Thursday, January 2, 2014

New York City at Christmastime

A couple of days after Christmas we were blessed with a 50 degree day. Together with my parents we went into New York City to see the Christmas displays. This was a nice twist on our usual tradition.

We were not alone in this plan. We estimate about 5 bazillion others were with us.

Since there were five of us going into NYC, we drove and parked in the Port Authority lot. After sitting in traffic for an hour, we were really glad we scored a space in this lot.

We walked up a couple of blocks to The Counter for lunch. The Counter is a burger place Bill told us about last year. They boast hundreds of thousands of different variations of burgers. For us, the bigger draw was that they have gluten-free buns. Dad said it was the first GF bun he has had in years.

From there we walked through Bryant Park with their kiosks set up for holiday shopping. The line for ice skating was way too long, besides none of us were interested in skating.

We headed down to Macy's to see the window displays. None of us were overly impressed. As has been the case the past few years, the focus has been on electronics and not so much on the action in the windows. This year the Broadway side of the building told the story of a boy dreaming about a winter wonderland. It didn't do much for us. Had we walked over to the 34th Street side we would have seen their traditional "Miracle on 34th Street" display, and probably all oohed and ahhed over them. I should have read the Mommy Poppins blog before going. Since it was after Christmas, we skipped Santaland.

We walked a few blocks down 5th Avenue and stopped at the Lord and Taylors windows. These evoked the era of high glamour Christmas shopping, circa early 20th Century. I liked these better than Macy's, but still was not enthralled this year. It could be by this point the crowds were getting to us, and Ashley was super tired of being in NYC (to be fair, she didn't want to go at all). Even though it was old-fashioned, the displays included two spots to stop and take a picture to text to yourself.

We were all a bit tired of the crowds, so we walked over to 103 Park Avenue to see the building where my mom held one of her two jobs in NYC (the other was in the Time Life building). She pointed out where her office had been located, and told us stories about her first boss, and meeting Aunt Doris. We walked past Grand Central Station (should have gone inside) and back to the crowds on 5th Avenue.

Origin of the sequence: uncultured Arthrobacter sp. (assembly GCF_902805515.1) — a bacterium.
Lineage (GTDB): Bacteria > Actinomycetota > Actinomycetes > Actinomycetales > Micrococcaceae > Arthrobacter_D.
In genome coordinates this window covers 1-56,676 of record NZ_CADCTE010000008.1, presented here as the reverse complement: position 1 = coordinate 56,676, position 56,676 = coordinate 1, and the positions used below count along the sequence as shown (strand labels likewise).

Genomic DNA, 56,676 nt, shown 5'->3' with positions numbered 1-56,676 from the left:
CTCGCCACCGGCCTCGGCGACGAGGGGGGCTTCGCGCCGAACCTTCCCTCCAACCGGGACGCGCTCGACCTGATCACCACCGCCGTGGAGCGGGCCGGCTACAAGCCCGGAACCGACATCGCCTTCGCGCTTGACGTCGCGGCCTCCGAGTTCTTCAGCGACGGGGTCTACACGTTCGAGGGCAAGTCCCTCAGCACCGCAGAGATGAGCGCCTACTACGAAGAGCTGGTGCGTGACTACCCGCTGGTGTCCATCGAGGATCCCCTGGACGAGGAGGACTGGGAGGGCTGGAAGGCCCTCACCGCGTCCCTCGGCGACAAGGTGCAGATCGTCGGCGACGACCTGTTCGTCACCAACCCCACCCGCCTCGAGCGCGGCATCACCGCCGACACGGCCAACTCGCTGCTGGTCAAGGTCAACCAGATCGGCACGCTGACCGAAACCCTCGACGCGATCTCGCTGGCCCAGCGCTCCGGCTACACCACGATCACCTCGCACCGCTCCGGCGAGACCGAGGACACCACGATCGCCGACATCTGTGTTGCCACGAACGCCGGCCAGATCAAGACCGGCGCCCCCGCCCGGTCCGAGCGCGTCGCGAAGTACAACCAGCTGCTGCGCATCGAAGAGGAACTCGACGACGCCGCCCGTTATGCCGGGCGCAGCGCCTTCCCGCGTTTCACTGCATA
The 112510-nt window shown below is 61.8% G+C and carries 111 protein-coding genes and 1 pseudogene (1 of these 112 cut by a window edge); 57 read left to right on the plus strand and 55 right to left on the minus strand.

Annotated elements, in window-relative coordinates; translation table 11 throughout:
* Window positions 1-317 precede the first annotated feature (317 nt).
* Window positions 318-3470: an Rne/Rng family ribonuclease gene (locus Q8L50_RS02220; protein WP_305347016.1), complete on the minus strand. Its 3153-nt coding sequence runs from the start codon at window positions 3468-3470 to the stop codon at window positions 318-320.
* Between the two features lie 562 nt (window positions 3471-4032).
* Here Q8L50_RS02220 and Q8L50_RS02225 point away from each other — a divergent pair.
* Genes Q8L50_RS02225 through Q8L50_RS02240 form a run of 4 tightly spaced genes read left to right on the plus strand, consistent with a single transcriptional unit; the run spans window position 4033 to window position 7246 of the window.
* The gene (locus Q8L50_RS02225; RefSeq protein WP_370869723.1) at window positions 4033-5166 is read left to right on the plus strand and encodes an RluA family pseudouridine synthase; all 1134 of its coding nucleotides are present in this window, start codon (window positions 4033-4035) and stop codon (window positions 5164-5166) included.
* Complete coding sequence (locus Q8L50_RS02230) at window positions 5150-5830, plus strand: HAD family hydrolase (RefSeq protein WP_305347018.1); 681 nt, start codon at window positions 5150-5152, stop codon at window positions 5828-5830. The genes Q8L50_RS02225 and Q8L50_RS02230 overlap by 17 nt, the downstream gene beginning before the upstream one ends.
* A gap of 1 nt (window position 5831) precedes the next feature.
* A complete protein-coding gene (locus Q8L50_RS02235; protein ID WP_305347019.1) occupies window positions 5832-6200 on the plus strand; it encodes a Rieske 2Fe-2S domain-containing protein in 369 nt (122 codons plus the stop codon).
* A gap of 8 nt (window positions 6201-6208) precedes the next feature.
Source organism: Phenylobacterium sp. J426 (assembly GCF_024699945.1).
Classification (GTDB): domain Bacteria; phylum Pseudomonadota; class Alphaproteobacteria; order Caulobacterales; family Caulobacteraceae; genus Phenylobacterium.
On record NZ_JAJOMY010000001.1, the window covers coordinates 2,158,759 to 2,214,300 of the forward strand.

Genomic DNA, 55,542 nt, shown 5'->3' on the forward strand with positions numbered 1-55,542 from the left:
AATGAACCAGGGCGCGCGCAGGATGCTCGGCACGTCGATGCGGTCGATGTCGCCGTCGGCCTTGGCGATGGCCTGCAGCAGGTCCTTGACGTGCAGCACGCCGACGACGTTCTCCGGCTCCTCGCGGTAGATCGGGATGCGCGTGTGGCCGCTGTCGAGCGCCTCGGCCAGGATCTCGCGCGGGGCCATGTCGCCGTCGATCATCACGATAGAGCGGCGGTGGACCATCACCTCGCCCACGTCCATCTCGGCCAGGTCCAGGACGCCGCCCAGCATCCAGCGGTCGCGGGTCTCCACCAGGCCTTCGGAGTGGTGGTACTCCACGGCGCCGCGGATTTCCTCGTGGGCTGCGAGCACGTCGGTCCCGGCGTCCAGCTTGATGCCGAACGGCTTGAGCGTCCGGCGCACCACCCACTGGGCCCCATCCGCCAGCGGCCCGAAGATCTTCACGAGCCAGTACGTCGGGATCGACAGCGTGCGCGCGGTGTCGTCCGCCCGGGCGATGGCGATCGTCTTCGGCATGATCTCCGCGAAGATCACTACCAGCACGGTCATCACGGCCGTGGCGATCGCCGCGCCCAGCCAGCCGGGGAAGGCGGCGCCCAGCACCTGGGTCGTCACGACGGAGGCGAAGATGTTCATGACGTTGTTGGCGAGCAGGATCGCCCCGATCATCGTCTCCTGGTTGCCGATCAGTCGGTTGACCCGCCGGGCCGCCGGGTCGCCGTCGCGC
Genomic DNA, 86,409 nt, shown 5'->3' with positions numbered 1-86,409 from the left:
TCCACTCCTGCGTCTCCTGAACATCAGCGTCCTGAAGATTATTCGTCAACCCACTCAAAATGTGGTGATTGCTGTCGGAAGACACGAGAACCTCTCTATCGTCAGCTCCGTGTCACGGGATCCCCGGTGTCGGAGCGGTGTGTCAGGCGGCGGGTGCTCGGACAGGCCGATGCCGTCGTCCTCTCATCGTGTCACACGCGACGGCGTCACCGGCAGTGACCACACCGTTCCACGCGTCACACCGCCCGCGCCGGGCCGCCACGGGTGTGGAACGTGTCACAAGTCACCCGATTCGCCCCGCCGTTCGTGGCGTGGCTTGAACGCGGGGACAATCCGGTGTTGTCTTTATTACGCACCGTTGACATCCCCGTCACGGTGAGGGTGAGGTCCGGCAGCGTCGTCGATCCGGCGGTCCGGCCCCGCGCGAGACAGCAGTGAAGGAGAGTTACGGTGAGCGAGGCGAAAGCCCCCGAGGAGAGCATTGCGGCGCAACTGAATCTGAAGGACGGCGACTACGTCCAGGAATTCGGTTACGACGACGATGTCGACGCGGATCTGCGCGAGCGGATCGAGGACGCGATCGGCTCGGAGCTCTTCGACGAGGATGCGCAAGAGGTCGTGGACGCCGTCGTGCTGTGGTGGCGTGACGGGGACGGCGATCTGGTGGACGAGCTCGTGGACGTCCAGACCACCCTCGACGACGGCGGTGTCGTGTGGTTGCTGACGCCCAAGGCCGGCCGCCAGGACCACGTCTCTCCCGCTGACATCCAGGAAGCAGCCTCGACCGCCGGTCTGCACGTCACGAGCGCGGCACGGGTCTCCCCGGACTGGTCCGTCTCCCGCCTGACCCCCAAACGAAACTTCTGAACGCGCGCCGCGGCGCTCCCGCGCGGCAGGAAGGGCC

The last set of windows we visited were at Saks. This was my favorite set of windows. They told the story of a young Yeti who left his home in Siberia to become an artist in NYC. He finally lands the dream job of making snowflakes for Saks. It had an old-fashioned feel of using animatronics, yet felt fresh.

By this point it was starting to get dark and we had hoped to be on the road, or at least Ashley had hoped to be on the road heading home to Chinese food (yes, we know they have Chinese food in NYC, it was the HOME part of that she wanted). We continued the parental torture by taking her up to the tree. It is hard to go to NYC during the Christmas season without the official tree picture. Rather than fighting the crows by coming straight down the center, we cut over a couple of blocks and came in from 49th street.

Before going into NYC that day, I should have done more research. I knew there was a store I wanted to see that was "up near 60th, but not on 5th Avenue," but the name escaped me. A quick Google search brought up what I wanted: Bloomingdale's on 59th and Lexington. Mommy Poppins wrote this about those windows:

Bloomies celebrates the holidays around the world. Each window features a colorful, over-size gift box that rotates to reveal a different seasonal scene. Look for famous landmarks from France, Italy, Great Britain, China and, of course, NYC!

Barney's at Madison and 61st would also have been a good one to see:

Barneys collaborated with rapper Jay Z and visual artist Joanie Lemercier for these stunning, offbeat windows. The four futuristic set pieces are inspired by the spirit of NYC and incorporate dazzling light shows, real-time digital mapping and a mini-theater. Visitors can actually become part of the display by climbing inside the last window to take a virtual ride on Santa's tricked-out sleigh over midtown. While "flying," your model-like guide snaps pics of your party, which can be sent via email or text. You can also get one free printout per group on the 9th floor. Incredibly, there was no wait for the ride when we visited but staff told us there is often a long line so try to go early in the day before it gets busy. 

In the past they have been my favorites, but I knew I was pushing my luck that Saturday, so I quit while I was ahead. Maybe next year I'll read this blog post before heading up. Maybe next year we'll go closer to Thanksgiving and avoid at least a couple bazillion of our "closest friends." At least the day was pleasant, and the company fun.

Maybe by next year one of us will have a Smart phone and be able to do research on the fly. That might be asking too much, though.

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